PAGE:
Left in the Wake describe themselves as “melodic upbeat progressive hardcore with metal and punk influences”, and I think there’s something to be said for a band who can’t easily be defined. They’ve recently released their album, The Banner We Follow, and we had a chat with them about the record and their influences.
To start us off, can you tell me about yourselves and your current album, The Banner We Follow?
Yeah we’re Left in the Wake from Madrid, there’s 5 of us so we have the typical metal band set up, 2 guitars, bass, vox and drums, I’m from London myself and the rest of the guys are from here. We released our first full length album in March which we recorded at “The Metal factory studios” in Madrid.
The album is mainly about hope in despair, the idea that whatever happens in life, there is always a way to get through it as long as you’re willing to make changes, sacrifice something important or wait as long as it takes. The Banner We Follow is a metaphor for the thing that keeps you going so it could be anything from your football team, your passion for music, religion, whatever, it’s just that thing that keeps you alive.
What’s the reaction to the album been like, both online and at shows?
So far really good, we still have a lot of work to do in Spain as it’s hard winning people over in the Spanish scene unless you’re a foreign band (UK, US, France etc) and the scene over here is very metalcore, thrash, punk orientated and we’re not really any of those, but we have been winning people over at our live shows recently so it’s just being able to get the bigger crowds in to show people what we can do.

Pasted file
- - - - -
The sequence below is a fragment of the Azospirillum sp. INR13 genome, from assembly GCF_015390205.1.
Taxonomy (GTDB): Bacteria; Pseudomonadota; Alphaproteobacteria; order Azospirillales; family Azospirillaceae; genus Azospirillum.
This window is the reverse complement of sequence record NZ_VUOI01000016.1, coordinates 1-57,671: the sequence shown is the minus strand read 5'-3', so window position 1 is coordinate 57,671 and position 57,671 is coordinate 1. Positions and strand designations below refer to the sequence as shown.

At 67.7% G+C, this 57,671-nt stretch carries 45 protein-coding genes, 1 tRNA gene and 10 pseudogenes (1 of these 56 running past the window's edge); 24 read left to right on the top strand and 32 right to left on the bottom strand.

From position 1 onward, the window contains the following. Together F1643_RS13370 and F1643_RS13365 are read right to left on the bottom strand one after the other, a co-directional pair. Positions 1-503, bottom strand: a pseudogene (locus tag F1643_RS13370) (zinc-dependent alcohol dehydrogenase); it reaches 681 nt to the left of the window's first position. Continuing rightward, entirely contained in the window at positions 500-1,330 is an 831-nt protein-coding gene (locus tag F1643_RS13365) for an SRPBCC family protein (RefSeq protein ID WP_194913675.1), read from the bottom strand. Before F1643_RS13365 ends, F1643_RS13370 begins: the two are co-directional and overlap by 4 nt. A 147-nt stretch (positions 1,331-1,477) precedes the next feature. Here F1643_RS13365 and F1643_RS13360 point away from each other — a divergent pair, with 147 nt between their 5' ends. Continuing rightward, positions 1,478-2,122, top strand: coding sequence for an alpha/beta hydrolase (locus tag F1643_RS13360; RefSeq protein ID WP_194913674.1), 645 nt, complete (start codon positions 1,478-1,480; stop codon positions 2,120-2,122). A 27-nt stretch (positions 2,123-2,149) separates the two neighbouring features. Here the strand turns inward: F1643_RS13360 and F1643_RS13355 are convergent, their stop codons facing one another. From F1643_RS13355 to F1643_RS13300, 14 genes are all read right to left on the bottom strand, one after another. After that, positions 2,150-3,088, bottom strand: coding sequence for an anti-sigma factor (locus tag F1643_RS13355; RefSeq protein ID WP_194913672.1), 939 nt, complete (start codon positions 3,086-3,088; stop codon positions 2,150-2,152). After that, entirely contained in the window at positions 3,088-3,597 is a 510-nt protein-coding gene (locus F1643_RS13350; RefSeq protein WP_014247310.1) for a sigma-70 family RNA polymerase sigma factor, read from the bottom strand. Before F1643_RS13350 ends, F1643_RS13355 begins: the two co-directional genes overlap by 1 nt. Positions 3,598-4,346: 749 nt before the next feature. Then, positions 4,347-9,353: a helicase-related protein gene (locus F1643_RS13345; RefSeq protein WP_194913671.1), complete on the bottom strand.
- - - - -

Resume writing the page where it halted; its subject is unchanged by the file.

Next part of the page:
Who’s influenced the work musically and lyrically?
Musically we have lots of influences from rock, prog and classical music types to newer sounding punk, melodic hardcore and metal bands, to name a few artists I’ll say Pink Floyd, Misery Signals, Poison the Well, King Crimson, Bon Iver etc… lots of music but no real pattern ha ha.
Lyrically I have no idea… I write about things that motivate me, or that make me angry, I don’t like writing about things that I don’t feel, I know a lot of artists write story like lyrics with a narrative and some crazy outcomes but that’s not really me, I like saying it how it is and giving my view on certain subjects.
How do you go about writing music – is it a case of jamming together in sessions and seeing what happens, or working separately and bringing it all together?
We used to write in bits and pieces at home and try and make it all work in the practice room but we found that you lose connection with a song if you’re not involved in it. There are parts of songs that we play live and think to myself “I remember the argument we had over this bit of the song and now we love it”. These days or at least for the album, we write together in the practice room, we have ideas, jam a bit and come up with bits and pieces.
We’re firm believers of the “no idea is a bad idea” approach… unless there’s too much beer involved.
How do you feel this release is a development from your previous work?
Definitely, there are a couple of songs on the last EP where you can tell we were trying to change and escape the “metalcore” genre and in the new album I feel we managed it, as I mentioned before, our writing style changed a fair bit for the album and we were happier with the way the direction was going.
And, finally, what can we expect from you for the rest of the year?
This year we have been doing some national touring to promote the album, we’re going to be in the UK from the 8th of August to the 17th starting in Manchester and making our way down to the south coast which will hopefully be a good experience… you never know with overseas shows.
We’re buying a Van so we can start expanding our European operations to Germany and France and we’ll also be looking to start writing some new music which I personally can’t wait to do!